But Didn’t He Play an Integral and Witting Role in the Alleged “Culture of Corruption”

Former White House Press Secretary (2003 – 2006) Scott McClellan has published his memoir, “What Happened: Inside the Bush White House and Washington’s Culture of Deception”.

Why, all of a sudden, if he had all these grave concerns, did he not raise these sooner? … This is 1 1/2 years after he left the administration. … He is bringing this up in the heat of a presidential campaign. He has written a book, and he certainly wants to go out there and promote that book.

Scott McClellan in 2004 reacting to criticisms of President Bush’s policies in the new book by his former counterterrorism adviser Richard Clarke.

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Sara
Sara
12 years ago

Alleged ???????
Alleged “Culture of Corruption” ?

rasputinkhlyst
rasputinkhlyst
12 years ago

Well maybe if you did your research before asking your question you would have learned that Scott McClellan stated his conclusions became more solidified as he wrote the book. So it is an evolving viewpoint he expresses, after having escaped the groupthink of Bushland and the partisan sickness it entails.
Let us hope the rest of America can evolve as well so we can escape the demonstrated failed policies of the right and save America for the destructive path this far right administration has embarked upon.

rhody
rhody
12 years ago

Judging from the comments of current members of the Bush administration and the good folks from Fox, I thought Mohammed Atta had just published a book from the hereafter.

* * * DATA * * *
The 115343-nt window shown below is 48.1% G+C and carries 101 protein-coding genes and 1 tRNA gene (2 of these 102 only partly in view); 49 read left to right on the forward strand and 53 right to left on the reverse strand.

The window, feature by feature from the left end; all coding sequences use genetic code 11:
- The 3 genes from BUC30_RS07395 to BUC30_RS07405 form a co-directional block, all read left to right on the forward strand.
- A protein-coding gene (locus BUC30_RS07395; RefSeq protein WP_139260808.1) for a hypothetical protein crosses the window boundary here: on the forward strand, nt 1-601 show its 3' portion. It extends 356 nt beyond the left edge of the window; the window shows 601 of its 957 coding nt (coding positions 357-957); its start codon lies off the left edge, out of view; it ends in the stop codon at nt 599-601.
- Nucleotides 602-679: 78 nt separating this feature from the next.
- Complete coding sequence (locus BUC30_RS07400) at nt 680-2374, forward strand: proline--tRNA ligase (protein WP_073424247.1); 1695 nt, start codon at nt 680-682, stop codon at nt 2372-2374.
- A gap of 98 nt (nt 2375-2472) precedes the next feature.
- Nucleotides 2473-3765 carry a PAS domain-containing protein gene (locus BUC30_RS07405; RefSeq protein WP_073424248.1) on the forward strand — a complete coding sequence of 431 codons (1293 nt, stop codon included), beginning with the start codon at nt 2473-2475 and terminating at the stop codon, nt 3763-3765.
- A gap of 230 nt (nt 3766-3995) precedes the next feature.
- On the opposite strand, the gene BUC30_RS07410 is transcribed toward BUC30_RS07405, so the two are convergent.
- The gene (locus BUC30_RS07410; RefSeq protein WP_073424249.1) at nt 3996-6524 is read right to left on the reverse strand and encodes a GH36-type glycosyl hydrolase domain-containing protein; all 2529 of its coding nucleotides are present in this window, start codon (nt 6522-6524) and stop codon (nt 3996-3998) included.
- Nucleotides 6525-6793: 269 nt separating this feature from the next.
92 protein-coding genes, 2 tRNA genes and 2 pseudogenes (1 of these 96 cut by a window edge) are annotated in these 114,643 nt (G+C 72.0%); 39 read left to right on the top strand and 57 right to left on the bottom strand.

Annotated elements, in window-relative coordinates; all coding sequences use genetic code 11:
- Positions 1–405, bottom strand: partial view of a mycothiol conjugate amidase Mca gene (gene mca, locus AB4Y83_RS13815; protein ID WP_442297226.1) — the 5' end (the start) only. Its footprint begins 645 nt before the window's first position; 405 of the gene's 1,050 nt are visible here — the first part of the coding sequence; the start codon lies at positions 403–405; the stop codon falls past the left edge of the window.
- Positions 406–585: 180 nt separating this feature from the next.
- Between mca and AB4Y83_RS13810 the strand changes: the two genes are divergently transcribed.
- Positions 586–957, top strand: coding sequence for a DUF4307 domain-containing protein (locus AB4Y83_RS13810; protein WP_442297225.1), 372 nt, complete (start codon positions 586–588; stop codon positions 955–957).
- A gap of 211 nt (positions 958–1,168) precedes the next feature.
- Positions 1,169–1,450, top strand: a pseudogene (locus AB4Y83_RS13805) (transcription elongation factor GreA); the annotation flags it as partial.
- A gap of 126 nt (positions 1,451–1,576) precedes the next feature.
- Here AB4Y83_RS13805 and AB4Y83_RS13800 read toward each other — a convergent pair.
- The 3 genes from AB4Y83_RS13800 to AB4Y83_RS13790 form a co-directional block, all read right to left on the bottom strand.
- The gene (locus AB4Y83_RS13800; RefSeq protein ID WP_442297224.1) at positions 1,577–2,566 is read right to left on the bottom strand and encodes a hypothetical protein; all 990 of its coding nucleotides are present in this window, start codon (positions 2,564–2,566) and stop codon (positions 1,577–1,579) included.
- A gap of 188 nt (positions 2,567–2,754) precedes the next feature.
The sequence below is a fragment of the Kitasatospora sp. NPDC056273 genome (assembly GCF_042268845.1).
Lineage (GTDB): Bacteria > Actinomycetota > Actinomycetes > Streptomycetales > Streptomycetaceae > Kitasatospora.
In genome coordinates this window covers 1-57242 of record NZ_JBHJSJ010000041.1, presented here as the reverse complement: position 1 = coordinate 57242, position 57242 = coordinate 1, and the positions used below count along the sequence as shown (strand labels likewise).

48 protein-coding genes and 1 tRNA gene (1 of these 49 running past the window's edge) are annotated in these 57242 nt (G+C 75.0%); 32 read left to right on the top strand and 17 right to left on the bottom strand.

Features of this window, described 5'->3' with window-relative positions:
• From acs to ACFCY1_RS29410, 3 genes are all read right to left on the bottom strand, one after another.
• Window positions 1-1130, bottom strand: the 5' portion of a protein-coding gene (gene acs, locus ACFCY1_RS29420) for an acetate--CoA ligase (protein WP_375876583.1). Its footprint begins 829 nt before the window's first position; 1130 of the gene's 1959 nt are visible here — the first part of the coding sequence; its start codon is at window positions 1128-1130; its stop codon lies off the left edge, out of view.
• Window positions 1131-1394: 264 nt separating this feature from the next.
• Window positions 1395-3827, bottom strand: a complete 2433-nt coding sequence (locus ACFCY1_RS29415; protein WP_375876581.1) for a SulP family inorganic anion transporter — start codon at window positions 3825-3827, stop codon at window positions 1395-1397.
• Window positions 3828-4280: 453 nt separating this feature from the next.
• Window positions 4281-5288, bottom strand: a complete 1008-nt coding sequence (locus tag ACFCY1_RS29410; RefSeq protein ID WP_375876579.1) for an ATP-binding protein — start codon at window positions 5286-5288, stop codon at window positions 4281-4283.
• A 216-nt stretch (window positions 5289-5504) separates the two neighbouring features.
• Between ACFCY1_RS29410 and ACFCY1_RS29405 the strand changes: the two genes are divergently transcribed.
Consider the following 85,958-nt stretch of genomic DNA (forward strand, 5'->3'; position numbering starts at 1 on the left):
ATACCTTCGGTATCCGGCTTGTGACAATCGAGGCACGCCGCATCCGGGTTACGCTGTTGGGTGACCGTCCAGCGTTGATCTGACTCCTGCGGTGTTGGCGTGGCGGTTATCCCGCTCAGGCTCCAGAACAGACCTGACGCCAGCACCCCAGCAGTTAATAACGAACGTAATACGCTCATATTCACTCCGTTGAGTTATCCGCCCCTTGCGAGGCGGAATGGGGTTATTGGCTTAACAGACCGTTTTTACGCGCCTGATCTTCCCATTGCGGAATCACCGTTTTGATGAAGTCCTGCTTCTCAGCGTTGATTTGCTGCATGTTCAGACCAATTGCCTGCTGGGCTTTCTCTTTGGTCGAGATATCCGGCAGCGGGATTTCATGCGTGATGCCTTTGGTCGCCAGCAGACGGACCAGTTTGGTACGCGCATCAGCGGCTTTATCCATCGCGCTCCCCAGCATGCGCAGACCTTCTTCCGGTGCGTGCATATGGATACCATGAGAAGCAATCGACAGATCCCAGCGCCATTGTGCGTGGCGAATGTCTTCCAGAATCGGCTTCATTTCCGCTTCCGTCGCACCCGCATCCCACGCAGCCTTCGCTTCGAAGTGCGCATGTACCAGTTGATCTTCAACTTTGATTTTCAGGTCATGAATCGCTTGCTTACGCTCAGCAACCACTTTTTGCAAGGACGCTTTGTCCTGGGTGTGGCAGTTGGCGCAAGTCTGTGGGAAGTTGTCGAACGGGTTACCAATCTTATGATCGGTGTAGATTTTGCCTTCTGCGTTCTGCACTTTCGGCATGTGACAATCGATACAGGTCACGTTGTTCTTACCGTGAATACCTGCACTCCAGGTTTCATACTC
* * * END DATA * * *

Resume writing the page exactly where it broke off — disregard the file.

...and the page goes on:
Phil
Phil
12 years ago

The chicken hawks have come home to roost for this administration. Somebody turn off the light.

OldTimeLefty
12 years ago

Monique The Ingenuous,
You speak of the Bush administration as an “alleged culture of corruption” and daily rain Katz and dogs on local Democrats.
OTL

Monique
12 years ago

“Alleged “Culture of Corruption” ?”
I was being too succinct perhaps. The point here is not whether it is true that there exists a “culture of corruption” in Washington; probably a good case can be made for it. The point is that McClellan contends that it does exist but that he did not contribute to it.
As to the other comments. I have serious issues with some of President Bush’s policies. But McClellan actions here strike me as weasley and wanting to have it all ways. He was in the White House for over three years. He sees stuff going on that he strongly disagrees with. But he says nothing, presumably to keep his paycheck and the prestige of the position.
He leaves. Only then does he speak up about the terrible things that went on?? Sorry, if they were that bad, he had an obligation to speak up while he was there – or quit so he wasn’t perpetuating the activity with which he so disagreed.

Anthony
Anthony
12 years ago

I’m tired of people using the word “corrup” to describe any time someone disagrees with them.
There is very little evidence that the Bush Administration is “corrupt”–unlike the Clinton years when 5 Cabinet secretaries came under criminal investigation.
What we have here is a disagreement over policy. It seems the big question is whether or not the Bush Administration was too aggressive in pushing for war. This is a policy question, not a question of “corruption”.